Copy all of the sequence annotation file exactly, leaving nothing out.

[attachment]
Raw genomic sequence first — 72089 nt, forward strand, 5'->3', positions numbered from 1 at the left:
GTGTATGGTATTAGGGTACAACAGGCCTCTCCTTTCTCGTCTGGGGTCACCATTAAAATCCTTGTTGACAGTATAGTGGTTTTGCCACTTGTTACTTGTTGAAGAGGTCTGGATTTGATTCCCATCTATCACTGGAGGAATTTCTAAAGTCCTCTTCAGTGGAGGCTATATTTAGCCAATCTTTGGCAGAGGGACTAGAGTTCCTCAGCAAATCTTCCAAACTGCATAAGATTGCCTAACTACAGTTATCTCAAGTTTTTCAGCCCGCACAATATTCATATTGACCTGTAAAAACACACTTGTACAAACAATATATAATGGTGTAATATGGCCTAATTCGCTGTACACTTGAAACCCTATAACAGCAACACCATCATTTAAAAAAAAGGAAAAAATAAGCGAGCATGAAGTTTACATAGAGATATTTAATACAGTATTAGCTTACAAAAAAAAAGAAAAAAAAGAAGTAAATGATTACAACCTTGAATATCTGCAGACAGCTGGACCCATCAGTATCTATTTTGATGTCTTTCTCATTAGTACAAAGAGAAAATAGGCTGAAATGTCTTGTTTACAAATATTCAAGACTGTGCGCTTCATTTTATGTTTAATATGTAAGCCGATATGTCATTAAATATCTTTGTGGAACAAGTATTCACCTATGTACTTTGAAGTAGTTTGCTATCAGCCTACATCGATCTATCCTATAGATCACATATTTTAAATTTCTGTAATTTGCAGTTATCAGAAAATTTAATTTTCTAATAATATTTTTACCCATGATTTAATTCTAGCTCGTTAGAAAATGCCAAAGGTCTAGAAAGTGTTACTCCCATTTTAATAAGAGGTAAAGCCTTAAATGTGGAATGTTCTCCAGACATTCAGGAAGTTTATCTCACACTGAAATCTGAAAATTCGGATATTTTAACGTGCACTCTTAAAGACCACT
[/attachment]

Raw genomic sequence first — 72089 nt, forward strand, 5'->3', positions numbered from 1 at the left:
GTGTATGGTATTAGGGTACAACAGGCCTCTCCTTTCTCGTCTGGGGTCACCATTAAAATCCTTGTTGACAGTATAGTGGTTTTGCCACTTGTTACTTGTTGAAGAGGTCTGGATTTGATTCCCATCTATCACTGGAGGAATTTCTAAAGTCCTCTTCAGTGGAGGCTATATTTAGCCAATCTTTGGCAGAGGGACTAGAGTTCCTCAGCAAATCTTCCAAACTGCATAAGATTGCCTAACTACAGTTATCTCAAGTTTTTCAGCCCGCACAATATTCATATTGACCTGTAAAAACACACTTGTACAAACAATATATAATGGTGTAATATGGCCTAATTCGCTGTACACTTGAAACCCTATAACAGCAACACCATCATTTAAAAAAAAGGAAAAAATAAGCGAGCATGAAGTTTACATAGAGATATTTAATACAGTATTAGCTTACAAAAAAAAAGAAAAAAAAGAAGTAAATGATTACAACCTTGAATATCTGCAGACAGCTGGACCCATCAGTATCTATTTTGATGTCTTTCTCATTAGTACAAAGAGAAAATAGGCTGAAATGTCTTGTTTACAAATATTCAAGACTGTGCGCTTCATTTTATGTTTAATATGTAAGCCGATATGTCATTAAATATCTTTGTGGAACAAGTATTCACCTATGTACTTTGAAGTAGTTTGCTATCAGCCTACATCGATCTATCCTATAGATCACATATTTTAAATTTCTGTAATTTGCAGTTATCAGAAAATTTAATTTTCTAATAATATTTTTACCCATGATTTAATTCTAGCTCGTTAGAAAATGCCAAAGGTCTAGAAAGTGTTACTCCCATTTTAATAAGAGGTAAAGCCTTAAATGTGGAATGTTCTCCAGACATTCAGGAAGTTTATCTCACACTGAAATCTGAAAATTCGGATATTTTAACGTGCACTCTTAAAGACCACT